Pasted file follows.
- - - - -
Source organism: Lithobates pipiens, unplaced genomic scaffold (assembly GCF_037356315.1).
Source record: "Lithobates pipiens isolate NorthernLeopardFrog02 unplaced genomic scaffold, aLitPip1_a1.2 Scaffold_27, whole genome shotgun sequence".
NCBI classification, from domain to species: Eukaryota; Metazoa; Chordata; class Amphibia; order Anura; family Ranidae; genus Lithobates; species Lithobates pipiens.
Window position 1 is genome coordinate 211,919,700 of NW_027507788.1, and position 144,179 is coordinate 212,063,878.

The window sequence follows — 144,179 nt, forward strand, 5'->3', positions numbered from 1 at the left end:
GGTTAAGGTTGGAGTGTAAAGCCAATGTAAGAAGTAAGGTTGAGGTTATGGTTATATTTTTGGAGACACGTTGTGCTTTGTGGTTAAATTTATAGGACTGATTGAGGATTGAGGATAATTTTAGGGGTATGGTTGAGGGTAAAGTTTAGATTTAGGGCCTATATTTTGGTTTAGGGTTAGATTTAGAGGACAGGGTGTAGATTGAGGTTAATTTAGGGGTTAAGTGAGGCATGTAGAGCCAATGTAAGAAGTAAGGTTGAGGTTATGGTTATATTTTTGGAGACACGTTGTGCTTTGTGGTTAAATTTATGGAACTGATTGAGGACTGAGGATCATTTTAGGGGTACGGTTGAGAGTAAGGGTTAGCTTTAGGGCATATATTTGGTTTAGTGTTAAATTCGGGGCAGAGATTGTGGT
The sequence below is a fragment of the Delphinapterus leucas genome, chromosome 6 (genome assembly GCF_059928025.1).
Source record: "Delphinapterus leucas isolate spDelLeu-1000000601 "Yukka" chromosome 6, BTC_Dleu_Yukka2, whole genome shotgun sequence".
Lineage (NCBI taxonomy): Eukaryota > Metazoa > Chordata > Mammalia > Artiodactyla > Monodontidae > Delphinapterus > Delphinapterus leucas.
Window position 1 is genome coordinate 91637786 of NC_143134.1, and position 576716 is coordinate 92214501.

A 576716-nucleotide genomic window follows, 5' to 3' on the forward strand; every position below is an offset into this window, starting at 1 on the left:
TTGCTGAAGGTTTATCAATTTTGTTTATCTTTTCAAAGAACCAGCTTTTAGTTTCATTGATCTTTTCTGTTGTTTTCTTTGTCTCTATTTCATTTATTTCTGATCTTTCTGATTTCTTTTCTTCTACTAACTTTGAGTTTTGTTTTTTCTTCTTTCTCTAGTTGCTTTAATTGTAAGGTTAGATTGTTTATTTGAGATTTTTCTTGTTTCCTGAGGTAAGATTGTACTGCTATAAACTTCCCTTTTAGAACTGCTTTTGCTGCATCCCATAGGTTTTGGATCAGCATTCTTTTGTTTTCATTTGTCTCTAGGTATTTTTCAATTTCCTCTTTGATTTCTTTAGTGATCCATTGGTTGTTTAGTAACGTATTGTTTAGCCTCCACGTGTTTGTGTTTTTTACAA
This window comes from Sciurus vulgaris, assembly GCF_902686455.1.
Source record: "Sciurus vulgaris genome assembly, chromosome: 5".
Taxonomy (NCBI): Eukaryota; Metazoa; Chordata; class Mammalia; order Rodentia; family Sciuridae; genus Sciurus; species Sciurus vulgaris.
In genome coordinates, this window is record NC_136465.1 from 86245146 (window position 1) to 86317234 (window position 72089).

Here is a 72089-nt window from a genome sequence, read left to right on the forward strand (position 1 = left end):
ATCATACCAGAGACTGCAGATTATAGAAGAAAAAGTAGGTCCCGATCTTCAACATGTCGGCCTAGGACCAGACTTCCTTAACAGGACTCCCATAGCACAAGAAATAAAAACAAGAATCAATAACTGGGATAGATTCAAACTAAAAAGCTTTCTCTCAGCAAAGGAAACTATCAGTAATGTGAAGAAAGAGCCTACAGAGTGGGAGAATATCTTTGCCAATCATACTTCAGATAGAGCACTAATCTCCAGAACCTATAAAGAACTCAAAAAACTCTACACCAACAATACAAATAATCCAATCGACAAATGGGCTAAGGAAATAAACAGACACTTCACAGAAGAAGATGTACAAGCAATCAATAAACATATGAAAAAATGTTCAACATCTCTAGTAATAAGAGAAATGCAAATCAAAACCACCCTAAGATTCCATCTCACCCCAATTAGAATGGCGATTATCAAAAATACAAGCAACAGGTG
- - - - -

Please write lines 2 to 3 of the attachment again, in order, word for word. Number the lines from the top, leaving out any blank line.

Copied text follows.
Source record: "Lithobates pipiens isolate NorthernLeopardFrog02 unplaced genomic scaffold, aLitPip1_a1.2 Scaffold_27, whole genome shotgun sequence".
NCBI classification, from domain to species: Eukaryota; Metazoa; Chordata; class Amphibia; order Anura; family Ranidae; genus Lithobates; species Lithobates pipiens.